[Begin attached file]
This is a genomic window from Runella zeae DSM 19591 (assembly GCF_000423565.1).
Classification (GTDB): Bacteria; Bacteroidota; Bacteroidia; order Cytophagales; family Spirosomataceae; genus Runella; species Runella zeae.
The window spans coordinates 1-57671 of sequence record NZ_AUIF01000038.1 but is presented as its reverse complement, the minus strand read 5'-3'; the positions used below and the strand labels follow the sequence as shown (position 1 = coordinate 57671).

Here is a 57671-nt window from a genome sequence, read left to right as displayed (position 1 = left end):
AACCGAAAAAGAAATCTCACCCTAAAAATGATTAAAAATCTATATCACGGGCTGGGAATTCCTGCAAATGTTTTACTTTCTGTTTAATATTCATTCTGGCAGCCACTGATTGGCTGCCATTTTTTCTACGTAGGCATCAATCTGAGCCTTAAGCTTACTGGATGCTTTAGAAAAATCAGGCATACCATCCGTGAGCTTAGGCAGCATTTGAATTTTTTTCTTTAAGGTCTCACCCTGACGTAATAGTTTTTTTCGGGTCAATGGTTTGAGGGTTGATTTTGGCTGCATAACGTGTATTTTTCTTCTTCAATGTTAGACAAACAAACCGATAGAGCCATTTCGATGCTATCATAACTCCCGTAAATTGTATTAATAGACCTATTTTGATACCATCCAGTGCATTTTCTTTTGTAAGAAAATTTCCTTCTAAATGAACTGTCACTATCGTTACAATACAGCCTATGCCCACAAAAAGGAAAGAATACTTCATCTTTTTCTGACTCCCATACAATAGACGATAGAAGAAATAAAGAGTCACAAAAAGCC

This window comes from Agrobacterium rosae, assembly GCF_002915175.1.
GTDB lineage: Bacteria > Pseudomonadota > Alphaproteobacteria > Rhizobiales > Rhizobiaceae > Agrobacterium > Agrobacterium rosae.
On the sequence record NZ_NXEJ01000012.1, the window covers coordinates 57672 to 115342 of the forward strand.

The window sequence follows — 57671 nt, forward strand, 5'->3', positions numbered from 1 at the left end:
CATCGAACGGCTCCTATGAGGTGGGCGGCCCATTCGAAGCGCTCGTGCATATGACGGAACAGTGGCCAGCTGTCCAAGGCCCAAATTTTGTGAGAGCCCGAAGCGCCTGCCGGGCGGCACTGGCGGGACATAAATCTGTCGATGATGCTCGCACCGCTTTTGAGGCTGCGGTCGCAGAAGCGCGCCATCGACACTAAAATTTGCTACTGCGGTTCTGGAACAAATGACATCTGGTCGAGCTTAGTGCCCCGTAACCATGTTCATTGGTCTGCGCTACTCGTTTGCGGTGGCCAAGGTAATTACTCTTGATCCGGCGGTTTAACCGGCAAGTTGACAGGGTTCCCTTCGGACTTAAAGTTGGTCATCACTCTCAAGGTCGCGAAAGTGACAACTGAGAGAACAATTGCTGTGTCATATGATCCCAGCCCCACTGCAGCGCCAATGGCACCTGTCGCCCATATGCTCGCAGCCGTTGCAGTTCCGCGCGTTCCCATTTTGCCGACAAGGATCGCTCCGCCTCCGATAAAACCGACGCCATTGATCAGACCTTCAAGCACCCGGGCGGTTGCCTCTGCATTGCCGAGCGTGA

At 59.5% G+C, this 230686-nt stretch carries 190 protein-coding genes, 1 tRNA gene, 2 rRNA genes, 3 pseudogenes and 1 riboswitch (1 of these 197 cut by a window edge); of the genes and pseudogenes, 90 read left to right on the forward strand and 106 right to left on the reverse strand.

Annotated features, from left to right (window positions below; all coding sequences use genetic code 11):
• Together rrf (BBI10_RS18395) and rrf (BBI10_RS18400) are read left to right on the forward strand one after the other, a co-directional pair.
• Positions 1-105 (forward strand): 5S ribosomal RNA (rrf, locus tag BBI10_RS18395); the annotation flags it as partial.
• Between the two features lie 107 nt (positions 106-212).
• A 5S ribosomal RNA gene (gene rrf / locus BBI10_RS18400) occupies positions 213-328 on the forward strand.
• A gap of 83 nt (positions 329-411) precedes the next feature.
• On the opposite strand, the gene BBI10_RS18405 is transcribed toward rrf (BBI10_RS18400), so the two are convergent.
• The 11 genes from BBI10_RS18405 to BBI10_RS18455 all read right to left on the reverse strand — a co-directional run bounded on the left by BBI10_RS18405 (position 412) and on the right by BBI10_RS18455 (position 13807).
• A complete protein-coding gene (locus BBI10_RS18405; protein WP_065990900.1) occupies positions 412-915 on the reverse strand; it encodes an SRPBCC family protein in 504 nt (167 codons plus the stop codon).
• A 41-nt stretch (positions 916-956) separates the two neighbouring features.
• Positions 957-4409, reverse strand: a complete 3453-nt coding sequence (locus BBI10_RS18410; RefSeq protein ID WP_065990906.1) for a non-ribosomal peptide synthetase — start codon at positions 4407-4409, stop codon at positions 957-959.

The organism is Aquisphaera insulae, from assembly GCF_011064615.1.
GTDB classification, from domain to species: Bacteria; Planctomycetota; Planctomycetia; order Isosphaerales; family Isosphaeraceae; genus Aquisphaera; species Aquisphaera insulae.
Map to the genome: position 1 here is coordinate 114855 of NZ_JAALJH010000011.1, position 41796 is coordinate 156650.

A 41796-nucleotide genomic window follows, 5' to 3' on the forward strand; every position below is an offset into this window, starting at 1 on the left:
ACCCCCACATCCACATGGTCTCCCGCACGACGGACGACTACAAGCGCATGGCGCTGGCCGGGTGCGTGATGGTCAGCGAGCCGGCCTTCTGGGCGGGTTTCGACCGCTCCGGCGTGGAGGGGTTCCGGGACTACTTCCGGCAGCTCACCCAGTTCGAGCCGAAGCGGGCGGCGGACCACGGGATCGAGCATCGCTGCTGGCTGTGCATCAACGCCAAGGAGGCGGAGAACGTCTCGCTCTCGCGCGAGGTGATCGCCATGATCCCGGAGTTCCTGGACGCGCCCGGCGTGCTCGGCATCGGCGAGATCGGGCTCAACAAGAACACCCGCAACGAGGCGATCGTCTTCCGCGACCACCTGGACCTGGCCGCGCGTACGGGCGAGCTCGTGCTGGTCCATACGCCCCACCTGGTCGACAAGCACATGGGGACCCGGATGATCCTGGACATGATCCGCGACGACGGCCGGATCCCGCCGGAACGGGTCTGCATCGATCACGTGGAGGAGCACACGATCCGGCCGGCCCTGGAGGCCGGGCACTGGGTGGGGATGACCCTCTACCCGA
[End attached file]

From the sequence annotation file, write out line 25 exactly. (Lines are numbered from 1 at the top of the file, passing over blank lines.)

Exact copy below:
Map to the genome: position 1 here is coordinate 114855 of NZ_JAALJH010000011.1, position 41796 is coordinate 156650.